Republican Sen. Rand Paul sent out this tweet today comparing security at the WWII Memorial with the security present during the attack on the U.S. consulate in Benghazi, which killed four Americans including Ambassador Chris Stevens.
— Senator Rand Paul (@SenRandPaul) October 2, 2013
A sobering comparison, but is it accurate?
An ABC News reporter was present at the memorial for several hours and didn't spot seven security guards keeping veterans away, but did observe the barricade being pushed aside without incident allowing the veterans to see the monument. One security guard was even spotted helping an elderly vet walk up a steep decline.
The National Park Service has also stated that it will not keep the veterans from visiting the memorial, calling their visits a First Amendment issue that supersedes the shutdown.
"The Honor Flights are being granted access to the WWII memorial to conduct First Amendment activities in accordance with National Park Service regulations applicable to the National Mall and Memorial Parks," the NPS said in a statement.
As for the Benghazi comparisons, though it is true that the State Department's independent review board found that security was inadequate during the attack, it is not accurate to say there were only five security guards guarding the entire compound. The Diplomatic Security agents Paul is referring to were on detail to guard Ambassador Stevens alone. The compound was in fact being guarded by several local militiamen, though again the review found the men were not equipped to handle such an assault.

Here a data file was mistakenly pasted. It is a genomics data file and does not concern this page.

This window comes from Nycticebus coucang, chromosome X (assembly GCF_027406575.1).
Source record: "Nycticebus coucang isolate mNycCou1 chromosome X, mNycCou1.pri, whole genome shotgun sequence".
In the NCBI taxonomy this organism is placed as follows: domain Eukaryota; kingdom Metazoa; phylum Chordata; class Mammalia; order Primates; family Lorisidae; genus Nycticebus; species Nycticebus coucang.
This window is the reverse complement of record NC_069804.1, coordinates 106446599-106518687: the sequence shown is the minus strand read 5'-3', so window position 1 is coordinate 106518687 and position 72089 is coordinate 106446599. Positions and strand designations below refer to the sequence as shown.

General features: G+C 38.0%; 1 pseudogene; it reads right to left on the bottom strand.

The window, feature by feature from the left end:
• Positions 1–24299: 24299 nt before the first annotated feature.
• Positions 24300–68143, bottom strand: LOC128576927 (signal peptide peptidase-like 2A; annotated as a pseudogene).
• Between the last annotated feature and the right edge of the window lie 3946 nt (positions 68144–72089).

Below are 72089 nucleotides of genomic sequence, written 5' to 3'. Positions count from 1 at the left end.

The second phase of the attack on the compounds annex, which killed Tyrone Woods and Glen Doherty, had the five Diplomatic Security agents, as well as its own security personnel including Woods and Doherty, and was later joined by an additional seven-person response team from Tripoli. While the security could not keep the four Americans from being killed, there were at least twice the number of guards and agents than Paul asserts providing security for the Benghazi consulate and annex on the night of the assault.
Finally, while the president, as commander-in-chief, is technically responsible for everything in the executive branch, it's fair to say he does not dispatch guards to consulates, or manage security decisions at individual memorials.
ABC's Arlette Saenz Contributed to this report